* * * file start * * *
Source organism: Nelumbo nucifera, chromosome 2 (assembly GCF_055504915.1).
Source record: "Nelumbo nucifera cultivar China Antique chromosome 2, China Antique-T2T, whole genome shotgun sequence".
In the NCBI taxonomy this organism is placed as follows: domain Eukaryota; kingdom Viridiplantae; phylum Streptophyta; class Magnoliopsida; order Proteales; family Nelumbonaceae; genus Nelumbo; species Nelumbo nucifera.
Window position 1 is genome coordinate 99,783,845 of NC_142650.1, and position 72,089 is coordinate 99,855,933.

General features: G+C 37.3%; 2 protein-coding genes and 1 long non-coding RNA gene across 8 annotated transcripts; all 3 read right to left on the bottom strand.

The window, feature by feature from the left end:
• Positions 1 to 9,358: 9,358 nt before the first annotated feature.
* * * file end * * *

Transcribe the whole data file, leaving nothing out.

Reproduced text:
Source organism: Nelumbo nucifera, chromosome 2 (assembly GCF_055504915.1).
Source record: "Nelumbo nucifera cultivar China Antique chromosome 2, China Antique-T2T, whole genome shotgun sequence".
In the NCBI taxonomy this organism is placed as follows: domain Eukaryota; kingdom Viridiplantae; phylum Streptophyta; class Magnoliopsida; order Proteales; family Nelumbonaceae; genus Nelumbo; species Nelumbo nucifera.
Window position 1 is genome coordinate 99,783,845 of NC_142650.1, and position 72,089 is coordinate 99,855,933.

General features: G+C 37.3%; 2 protein-coding genes and 1 long non-coding RNA gene across 8 annotated transcripts; all 3 read right to left on the bottom strand.

The window, feature by feature from the left end:
• Positions 1 to 9,358: 9,358 nt before the first annotated feature.